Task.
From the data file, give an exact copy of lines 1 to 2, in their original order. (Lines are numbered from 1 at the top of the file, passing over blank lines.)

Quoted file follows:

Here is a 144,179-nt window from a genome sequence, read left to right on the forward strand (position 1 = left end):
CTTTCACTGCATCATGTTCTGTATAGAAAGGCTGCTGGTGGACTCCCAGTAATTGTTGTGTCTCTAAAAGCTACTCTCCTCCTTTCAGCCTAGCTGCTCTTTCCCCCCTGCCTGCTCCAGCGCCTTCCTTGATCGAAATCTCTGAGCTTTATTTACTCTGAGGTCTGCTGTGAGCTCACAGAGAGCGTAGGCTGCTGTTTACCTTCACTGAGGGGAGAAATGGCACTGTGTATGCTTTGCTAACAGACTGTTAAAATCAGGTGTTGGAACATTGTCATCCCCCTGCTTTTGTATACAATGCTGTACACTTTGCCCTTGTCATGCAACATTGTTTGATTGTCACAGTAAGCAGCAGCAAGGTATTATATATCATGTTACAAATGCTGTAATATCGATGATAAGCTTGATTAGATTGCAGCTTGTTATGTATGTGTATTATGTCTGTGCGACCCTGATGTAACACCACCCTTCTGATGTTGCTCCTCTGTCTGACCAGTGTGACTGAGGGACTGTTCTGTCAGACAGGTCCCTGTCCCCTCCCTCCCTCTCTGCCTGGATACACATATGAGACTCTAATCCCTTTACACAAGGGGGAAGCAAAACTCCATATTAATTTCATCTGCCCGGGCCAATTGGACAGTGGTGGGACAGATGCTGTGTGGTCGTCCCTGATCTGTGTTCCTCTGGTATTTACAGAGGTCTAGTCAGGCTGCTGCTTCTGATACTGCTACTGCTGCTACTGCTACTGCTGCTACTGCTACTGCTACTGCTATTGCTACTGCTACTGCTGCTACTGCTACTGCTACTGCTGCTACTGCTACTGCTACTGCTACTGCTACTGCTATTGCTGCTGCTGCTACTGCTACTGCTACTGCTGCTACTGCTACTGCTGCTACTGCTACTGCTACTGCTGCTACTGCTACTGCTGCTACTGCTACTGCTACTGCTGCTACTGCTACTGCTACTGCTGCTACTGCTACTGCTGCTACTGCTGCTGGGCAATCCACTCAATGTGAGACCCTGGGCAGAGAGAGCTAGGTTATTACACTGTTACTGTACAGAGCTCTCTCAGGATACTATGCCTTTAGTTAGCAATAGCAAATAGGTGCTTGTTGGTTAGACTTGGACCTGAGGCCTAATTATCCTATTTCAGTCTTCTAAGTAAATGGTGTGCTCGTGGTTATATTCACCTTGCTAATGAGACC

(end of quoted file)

Here is a 144,179-nt window from a genome sequence, read left to right on the forward strand (position 1 = left end):
CTTTCACTGCATCATGTTCTGTATAGAAAGGCTGCTGGTGGACTCCCAGTAATTGTTGTGTCTCTAAAAGCTACTCTCCTCCTTTCAGCCTAGCTGCTCTTTCCCCCCTGCCTGCTCCAGCGCCTTCCTTGATCGAAATCTCTGAGCTTTATTTACTCTGAGGTCTGCTGTGAGCTCACAGAGAGCGTAGGCTGCTGTTTACCTTCACTGAGGGGAGAAATGGCACTGTGTATGCTTTGCTAACAGACTGTTAAAATCAGGTGTTGGAACATTGTCATCCCCCTGCTTTTGTATACAATGCTGTACACTTTGCCCTTGTCATGCAACATTGTTTGATTGTCACAGTAAGCAGCAGCAAGGTATTATATATCATGTTACAAATGCTGTAATATCGATGATAAGCTTGATTAGATTGCAGCTTGTTATGTATGTGTATTATGTCTGTGCGACCCTGATGTAACACCACCCTTCTGATGTTGCTCCTCTGTCTGACCAGTGTGACTGAGGGACTGTTCTGTCAGACAGGTCCCTGTCCCCTCCCTCCCTCTCTGCCTGGATACACATATGAGACTCTAATCCCTTTACACAAGGGGGAAGCAAAACTCCATATTAATTTCATCTGCCCGGGCCAATTGGACAGTGGTGGGACAGATGCTGTGTGGTCGTCCCTGATCTGTGTTCCTCTGGTATTTACAGAGGTCTAGTCAGGCTGCTGCTTCTGATACTGCTACTGCTGCTACTGCTACTGCTGCTACTGCTACTGCTACTGCTATTGCTACTGCTACTGCTGCTACTGCTACTGCTACTGCTGCTACTGCTACTGCTACTGCTACTGCTACTGCTATTGCTGCTGCTGCTACTGCTACTGCTACTGCTGCTACTGCTACTGCTGCTACTGCTACTGCTACTGCTGCTACTGCTACTGCTGCTACTGCTACTGCTACTGCTGCTACTGCTACTGCTACTGCTGCTACTGCTACTGCTGCTACTGCTGCTGGGCAATCCACTCAATGTGAGACCCTGGGCAGAGAGAGCTAGGTTATTACACTGTTACTGTACAGAGCTCTCTCAGGATACTATGCCTTTAGTTAGCAATAGCAAATAGGTGCTTGTTGGTTAGACTTGGACCTGAGGCCTAATTATCCTATTTCAGTCTTCTAAGTAAATGGTGTGCTCGTGGTTATATTCACCTTGCTAATGAGACC